Phil McMullin, ProGraphics sales manager at Epson UK, offers advice on how to use your DTG and sublimation equipment to expand into new markets

Phil McMullin, ProGraphics sales manager at Epson UK

The global digital textile printing sector is expected to continue developing at a rapid rate, growing into a $8.8 billion industry by 2027, according to a 2020 Allied Market Research report. You’ve seen the statistics, purchased the equipment, and fully committed your shop to digital textile printing.

What you may not realise is the equipment you’ve purchased – both direct-to-garment (DTG) and dye sublimation printers – produces excellent output beyond traditional textile prints that can push your business into different markets to attract new potential customers.

In 2020, the need to expand your customer base is vital as many traditional sectors targeted by printers, such as live events and hospitality, are currently in limbo.

The following are six ways – outside of traditional use – to leverage the textile equipment in which you’ve invested.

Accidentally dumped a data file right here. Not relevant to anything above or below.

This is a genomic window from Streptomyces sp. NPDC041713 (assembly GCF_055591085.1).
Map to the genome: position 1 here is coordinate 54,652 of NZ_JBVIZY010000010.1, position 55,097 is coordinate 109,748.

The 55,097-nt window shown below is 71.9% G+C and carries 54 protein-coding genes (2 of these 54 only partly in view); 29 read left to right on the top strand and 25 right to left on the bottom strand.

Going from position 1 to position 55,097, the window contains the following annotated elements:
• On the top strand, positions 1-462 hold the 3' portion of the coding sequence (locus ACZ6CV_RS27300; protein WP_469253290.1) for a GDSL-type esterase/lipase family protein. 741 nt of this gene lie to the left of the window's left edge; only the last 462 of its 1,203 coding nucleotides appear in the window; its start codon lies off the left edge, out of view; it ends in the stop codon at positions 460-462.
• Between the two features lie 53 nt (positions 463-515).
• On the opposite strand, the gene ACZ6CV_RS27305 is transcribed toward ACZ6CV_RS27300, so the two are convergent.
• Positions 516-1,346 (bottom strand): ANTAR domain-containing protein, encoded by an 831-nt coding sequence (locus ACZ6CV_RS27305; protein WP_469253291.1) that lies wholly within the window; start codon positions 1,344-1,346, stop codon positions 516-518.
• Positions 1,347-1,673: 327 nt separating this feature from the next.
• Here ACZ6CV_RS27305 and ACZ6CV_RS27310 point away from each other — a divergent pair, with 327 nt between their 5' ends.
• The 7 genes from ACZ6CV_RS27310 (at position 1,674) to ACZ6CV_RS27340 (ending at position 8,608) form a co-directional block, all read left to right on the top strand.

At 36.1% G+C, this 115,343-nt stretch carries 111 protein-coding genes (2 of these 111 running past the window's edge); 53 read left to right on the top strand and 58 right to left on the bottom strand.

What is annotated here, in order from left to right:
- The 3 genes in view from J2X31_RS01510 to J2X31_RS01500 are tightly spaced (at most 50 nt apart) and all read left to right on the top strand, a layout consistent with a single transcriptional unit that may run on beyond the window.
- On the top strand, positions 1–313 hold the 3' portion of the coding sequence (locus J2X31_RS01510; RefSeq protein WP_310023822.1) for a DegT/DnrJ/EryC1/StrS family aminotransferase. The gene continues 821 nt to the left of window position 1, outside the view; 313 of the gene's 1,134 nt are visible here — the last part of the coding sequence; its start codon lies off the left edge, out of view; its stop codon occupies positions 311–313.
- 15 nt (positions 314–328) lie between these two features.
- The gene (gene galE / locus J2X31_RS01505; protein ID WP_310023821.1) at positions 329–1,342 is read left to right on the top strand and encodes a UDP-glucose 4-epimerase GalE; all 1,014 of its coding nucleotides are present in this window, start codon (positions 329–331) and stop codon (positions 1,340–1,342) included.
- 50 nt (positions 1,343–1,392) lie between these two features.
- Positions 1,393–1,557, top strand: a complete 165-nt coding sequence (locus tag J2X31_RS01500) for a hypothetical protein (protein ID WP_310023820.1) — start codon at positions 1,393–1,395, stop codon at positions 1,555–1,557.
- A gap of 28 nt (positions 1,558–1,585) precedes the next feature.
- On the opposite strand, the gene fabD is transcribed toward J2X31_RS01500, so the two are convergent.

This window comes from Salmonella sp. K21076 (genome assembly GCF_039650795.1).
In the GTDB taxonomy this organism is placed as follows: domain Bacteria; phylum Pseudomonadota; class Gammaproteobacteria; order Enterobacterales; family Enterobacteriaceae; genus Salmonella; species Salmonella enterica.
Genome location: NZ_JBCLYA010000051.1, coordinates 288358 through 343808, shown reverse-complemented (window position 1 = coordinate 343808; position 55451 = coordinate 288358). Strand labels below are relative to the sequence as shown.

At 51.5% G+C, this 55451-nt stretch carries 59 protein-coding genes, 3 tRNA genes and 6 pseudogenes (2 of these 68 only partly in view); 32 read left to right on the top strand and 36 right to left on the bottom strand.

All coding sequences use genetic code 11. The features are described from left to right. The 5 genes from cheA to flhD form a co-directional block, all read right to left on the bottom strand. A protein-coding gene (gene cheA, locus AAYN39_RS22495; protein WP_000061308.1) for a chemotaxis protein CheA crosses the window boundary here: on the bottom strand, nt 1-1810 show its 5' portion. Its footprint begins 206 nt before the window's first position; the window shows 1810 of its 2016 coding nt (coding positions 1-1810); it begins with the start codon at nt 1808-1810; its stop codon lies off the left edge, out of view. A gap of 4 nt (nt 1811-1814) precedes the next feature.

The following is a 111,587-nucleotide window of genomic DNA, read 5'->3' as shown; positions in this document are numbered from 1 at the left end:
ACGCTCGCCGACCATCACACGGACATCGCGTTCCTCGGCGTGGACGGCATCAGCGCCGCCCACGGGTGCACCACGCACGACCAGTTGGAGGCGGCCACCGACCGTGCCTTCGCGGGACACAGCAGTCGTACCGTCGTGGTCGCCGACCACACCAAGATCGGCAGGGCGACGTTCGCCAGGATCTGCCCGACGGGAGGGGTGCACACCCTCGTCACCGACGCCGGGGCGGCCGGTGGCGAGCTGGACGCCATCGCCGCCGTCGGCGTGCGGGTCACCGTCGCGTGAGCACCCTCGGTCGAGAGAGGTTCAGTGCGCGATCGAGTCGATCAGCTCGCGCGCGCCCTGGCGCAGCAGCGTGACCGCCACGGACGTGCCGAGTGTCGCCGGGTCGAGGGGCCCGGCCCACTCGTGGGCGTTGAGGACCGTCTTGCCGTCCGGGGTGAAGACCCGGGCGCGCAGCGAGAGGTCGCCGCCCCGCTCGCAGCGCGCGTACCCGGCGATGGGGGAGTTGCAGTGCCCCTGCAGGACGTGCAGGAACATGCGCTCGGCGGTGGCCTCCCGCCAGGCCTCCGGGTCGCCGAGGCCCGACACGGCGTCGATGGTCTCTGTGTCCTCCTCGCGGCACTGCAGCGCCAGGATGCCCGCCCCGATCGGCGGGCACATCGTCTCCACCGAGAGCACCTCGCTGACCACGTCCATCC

DTG printers

DTG printers traditionally have been used for cotton T-shirt and sweatshirt printing. While the iconic tee will always be a wardrobe necessity, DTG printers also have several other uses. In addition to printing on cotton, they can create new, custom and personalised items that can be sold online – giving businesses the ability to upsell and add to current business offerings.

1. Customised accessories Custom accessories offer an easy upsell for any business already creating custom T-shirts for colleges, wedding parties (especially at the moment with restricted numbers allowed at events as it allows customers to create memories for those unable to attend) and family celebrations. Tote bags, towels, hats and custom pillowcases are only a few examples of the extra add-ons that can be created. Cotton-based items can be customised to match shirts, giving customers incentives to provide positive recommendations and return to you for future orders. When sold separately, these easy-to-create accessories offer a good margin and increased profits.